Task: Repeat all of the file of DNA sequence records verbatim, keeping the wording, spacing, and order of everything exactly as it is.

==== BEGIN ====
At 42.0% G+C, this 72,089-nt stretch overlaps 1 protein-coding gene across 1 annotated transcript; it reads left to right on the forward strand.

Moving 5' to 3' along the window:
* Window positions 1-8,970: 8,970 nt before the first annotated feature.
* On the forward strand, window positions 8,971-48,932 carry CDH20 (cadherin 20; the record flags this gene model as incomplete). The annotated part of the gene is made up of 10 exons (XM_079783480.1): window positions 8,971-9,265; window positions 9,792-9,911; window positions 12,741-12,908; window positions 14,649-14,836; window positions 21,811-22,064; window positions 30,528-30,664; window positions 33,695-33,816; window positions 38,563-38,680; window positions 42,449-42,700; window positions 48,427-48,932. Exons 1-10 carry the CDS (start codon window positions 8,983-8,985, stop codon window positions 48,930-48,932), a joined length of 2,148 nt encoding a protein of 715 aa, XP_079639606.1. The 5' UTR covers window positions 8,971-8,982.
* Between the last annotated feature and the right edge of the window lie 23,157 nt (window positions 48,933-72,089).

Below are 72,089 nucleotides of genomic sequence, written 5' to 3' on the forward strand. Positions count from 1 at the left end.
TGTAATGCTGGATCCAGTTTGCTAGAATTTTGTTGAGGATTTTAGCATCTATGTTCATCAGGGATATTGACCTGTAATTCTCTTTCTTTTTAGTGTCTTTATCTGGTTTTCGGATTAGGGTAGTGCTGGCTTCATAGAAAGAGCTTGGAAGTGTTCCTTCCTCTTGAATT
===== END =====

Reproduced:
At 42.0% G+C, this 72,089-nt stretch overlaps 1 protein-coding gene across 1 annotated transcript; it reads left to right on the forward strand.

Moving 5' to 3' along the window:
* Window positions 1-8,970: 8,970 nt before the first annotated feature.
* On the forward strand, window positions 8,971-48,932 carry CDH20 (cadherin 20; the record flags this gene model as incomplete). The annotated part of the gene is made up of 10 exons (XM_079783480.1): window positions 8,971-9,265; window positions 9,792-9,911; window positions 12,741-12,908; window positions 14,649-14,836; window positions 21,811-22,064; window positions 30,528-30,664; window positions 33,695-33,816; window positions 38,563-38,680; window positions 42,449-42,700; window positions 48,427-48,932. Exons 1-10 carry the CDS (start codon window positions 8,983-8,985, stop codon window positions 48,930-48,932), a joined length of 2,148 nt encoding a protein of 715 aa, XP_079639606.1. The 5' UTR covers window positions 8,971-8,982.
* Between the last annotated feature and the right edge of the window lie 23,157 nt (window positions 48,933-72,089).

Below are 72,089 nucleotides of genomic sequence, written 5' to 3' on the forward strand. Positions count from 1 at the left end.
TGTAATGCTGGATCCAGTTTGCTAGAATTTTGTTGAGGATTTTAGCATCTATGTTCATCAGGGATATTGACCTGTAATTCTCTTTCTTTTTAGTGTCTTTATCTGGTTTTCGGATTAGGGTAGTGCTGGCTTCATAGAAAGAGCTTGGAAGTGTTCCTTCCTCTTGAATT